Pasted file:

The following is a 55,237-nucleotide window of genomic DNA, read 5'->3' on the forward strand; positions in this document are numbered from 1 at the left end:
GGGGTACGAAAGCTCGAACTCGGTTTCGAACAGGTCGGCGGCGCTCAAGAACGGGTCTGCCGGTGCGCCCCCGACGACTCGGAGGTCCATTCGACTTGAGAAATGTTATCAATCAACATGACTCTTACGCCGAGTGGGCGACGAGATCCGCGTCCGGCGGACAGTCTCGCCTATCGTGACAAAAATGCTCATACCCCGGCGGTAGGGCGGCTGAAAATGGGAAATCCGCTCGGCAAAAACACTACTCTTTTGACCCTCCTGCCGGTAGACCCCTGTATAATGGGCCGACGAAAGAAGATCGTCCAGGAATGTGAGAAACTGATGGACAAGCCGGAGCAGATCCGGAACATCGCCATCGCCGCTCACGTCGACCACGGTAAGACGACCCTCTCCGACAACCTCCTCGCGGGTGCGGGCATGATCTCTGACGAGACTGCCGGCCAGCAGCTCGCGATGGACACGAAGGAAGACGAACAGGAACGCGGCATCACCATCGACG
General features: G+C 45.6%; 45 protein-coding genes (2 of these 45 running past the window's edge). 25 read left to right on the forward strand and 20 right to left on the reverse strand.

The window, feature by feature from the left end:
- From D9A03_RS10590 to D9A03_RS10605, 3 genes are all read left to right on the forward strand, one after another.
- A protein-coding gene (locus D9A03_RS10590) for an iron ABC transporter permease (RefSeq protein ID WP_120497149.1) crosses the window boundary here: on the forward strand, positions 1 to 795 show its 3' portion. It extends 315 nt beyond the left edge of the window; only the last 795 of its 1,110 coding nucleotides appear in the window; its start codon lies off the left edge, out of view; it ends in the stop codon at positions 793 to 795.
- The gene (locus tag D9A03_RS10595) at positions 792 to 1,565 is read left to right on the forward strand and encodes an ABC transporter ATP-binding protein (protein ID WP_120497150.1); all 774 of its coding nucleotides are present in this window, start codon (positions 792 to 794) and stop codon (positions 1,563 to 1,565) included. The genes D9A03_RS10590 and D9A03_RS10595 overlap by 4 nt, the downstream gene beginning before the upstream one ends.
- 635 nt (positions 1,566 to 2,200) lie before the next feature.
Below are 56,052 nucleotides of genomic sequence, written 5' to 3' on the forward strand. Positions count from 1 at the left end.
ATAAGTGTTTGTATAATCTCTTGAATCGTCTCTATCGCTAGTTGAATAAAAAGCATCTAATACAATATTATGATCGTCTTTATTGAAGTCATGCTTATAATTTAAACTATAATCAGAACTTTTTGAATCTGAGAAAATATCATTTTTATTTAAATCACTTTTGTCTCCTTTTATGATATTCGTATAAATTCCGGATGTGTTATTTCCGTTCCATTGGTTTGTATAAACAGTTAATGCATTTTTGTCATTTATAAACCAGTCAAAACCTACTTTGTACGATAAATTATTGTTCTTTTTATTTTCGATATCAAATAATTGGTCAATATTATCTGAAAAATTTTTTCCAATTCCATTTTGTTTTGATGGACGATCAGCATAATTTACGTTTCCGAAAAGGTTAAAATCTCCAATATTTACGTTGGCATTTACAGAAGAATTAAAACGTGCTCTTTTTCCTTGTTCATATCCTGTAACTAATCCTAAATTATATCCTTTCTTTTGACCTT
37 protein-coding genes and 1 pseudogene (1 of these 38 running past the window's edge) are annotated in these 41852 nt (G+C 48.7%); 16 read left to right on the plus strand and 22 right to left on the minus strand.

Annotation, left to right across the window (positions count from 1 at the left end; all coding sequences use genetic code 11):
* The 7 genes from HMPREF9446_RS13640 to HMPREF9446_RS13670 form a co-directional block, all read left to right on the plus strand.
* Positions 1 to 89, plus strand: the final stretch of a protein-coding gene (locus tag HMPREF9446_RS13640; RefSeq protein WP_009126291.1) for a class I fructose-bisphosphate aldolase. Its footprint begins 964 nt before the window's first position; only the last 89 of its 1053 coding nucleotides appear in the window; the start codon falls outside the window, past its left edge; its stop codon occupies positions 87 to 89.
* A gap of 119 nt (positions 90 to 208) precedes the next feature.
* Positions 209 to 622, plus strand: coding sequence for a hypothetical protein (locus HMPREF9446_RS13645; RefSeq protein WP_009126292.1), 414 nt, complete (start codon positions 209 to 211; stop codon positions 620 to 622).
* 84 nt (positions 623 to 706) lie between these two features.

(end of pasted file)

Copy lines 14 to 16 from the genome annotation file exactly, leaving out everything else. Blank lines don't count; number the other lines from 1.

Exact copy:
* Positions 1 to 89, plus strand: the final stretch of a protein-coding gene (locus tag HMPREF9446_RS13640; RefSeq protein WP_009126291.1) for a class I fructose-bisphosphate aldolase. Its footprint begins 964 nt before the window's first position; only the last 89 of its 1053 coding nucleotides appear in the window; the start codon falls outside the window, past its left edge; its stop codon occupies positions 87 to 89.
* A gap of 119 nt (positions 90 to 208) precedes the next feature.
* Positions 209 to 622, plus strand: coding sequence for a hypothetical protein (locus HMPREF9446_RS13645; RefSeq protein WP_009126292.1), 414 nt, complete (start codon positions 209 to 211; stop codon positions 620 to 622).